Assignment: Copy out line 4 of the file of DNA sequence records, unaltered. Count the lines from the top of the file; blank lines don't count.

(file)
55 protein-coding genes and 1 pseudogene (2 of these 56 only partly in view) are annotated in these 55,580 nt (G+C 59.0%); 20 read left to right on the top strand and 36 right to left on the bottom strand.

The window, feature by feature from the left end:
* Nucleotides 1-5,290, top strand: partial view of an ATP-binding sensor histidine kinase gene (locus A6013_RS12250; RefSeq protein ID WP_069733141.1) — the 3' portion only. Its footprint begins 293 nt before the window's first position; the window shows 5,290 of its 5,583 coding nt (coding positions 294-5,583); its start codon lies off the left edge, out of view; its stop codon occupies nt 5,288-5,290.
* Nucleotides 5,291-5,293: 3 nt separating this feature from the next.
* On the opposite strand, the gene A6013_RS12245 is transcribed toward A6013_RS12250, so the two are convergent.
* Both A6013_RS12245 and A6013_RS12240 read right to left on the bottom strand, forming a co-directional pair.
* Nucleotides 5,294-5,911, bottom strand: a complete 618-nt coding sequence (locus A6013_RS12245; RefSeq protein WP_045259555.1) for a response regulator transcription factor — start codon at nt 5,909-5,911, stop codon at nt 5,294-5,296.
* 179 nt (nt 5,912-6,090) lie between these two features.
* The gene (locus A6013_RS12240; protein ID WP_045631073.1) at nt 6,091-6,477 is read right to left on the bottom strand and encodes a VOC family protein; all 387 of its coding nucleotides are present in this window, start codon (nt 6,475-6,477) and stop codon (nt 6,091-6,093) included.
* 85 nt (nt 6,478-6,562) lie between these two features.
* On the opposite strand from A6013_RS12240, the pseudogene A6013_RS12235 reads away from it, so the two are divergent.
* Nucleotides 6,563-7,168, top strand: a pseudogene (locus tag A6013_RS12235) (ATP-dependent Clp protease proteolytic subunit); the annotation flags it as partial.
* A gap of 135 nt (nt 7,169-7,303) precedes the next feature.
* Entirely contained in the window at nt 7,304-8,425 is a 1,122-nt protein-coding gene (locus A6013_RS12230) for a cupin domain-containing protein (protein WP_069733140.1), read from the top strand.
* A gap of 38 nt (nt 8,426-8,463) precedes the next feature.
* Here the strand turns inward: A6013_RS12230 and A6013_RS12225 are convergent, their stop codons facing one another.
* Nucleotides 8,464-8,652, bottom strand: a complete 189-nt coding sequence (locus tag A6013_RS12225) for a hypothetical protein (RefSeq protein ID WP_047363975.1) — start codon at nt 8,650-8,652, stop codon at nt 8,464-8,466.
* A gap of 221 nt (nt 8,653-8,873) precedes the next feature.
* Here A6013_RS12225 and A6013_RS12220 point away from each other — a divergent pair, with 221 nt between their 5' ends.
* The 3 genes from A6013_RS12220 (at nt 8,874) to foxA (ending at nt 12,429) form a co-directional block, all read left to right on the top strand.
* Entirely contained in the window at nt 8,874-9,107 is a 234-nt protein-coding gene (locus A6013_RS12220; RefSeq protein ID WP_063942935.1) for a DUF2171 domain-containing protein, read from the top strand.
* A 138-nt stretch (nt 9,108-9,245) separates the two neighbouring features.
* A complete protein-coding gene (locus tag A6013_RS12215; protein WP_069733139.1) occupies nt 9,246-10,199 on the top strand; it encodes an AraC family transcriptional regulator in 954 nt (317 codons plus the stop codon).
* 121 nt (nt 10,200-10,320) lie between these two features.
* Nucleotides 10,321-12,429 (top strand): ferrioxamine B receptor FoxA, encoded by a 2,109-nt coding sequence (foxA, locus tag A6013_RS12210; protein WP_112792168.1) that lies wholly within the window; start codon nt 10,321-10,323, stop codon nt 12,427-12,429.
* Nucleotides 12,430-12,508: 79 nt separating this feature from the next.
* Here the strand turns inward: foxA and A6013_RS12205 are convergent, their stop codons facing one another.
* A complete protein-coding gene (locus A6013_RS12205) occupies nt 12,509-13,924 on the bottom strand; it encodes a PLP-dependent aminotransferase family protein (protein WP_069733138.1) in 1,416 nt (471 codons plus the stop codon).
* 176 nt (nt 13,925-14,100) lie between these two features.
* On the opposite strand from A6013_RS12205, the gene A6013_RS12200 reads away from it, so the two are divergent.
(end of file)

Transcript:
* Nucleotides 5,291-5,293: 3 nt separating this feature from the next.